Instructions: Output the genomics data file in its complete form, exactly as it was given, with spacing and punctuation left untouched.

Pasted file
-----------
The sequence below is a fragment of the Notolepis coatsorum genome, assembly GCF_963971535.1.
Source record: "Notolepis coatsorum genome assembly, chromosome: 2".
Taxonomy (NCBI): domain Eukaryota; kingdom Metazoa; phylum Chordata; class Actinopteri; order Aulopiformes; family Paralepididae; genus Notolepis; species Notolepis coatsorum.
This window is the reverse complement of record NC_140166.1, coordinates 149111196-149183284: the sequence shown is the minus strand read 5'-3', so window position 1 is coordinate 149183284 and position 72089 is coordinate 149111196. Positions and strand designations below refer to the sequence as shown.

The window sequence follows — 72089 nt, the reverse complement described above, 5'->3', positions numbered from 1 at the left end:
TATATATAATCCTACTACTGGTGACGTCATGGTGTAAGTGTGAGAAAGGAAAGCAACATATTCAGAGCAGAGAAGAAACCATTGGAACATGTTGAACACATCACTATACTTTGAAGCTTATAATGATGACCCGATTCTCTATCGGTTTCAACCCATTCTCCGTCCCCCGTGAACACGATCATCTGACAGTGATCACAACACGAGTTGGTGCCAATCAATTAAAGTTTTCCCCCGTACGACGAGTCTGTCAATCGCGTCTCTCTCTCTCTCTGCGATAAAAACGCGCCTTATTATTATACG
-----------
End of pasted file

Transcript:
The sequence below is a fragment of the Notolepis coatsorum genome, assembly GCF_963971535.1.
Source record: "Notolepis coatsorum genome assembly, chromosome: 2".
Taxonomy (NCBI): domain Eukaryota; kingdom Metazoa; phylum Chordata; class Actinopteri; order Aulopiformes; family Paralepididae; genus Notolepis; species Notolepis coatsorum.
This window is the reverse complement of record NC_140166.1, coordinates 149111196-149183284: the sequence shown is the minus strand read 5'-3', so window position 1 is coordinate 149183284 and position 72089 is coordinate 149111196. Positions and strand designations below refer to the sequence as shown.

The window sequence follows — 72089 nt, the reverse complement described above, 5'->3', positions numbered from 1 at the left end:
TATATATAATCCTACTACTGGTGACGTCATGGTGTAAGTGTGAGAAAGGAAAGCAACATATTCAGAGCAGAGAAGAAACCATTGGAACATGTTGAACACATCACTATACTTTGAAGCTTATAATGATGACCCGATTCTCTATCGGTTTCAACCCATTCTCCGTCCCCCGTGAACACGATCATCTGACAGTGATCACAACACGAGTTGGTGCCAATCAATTAAAGTTTTCCCCCGTACGACGAGTCTGTCAATCGCGTCTCTCTCTCTCTCTGCGATAAAAACGCGCCTTATTATTATACG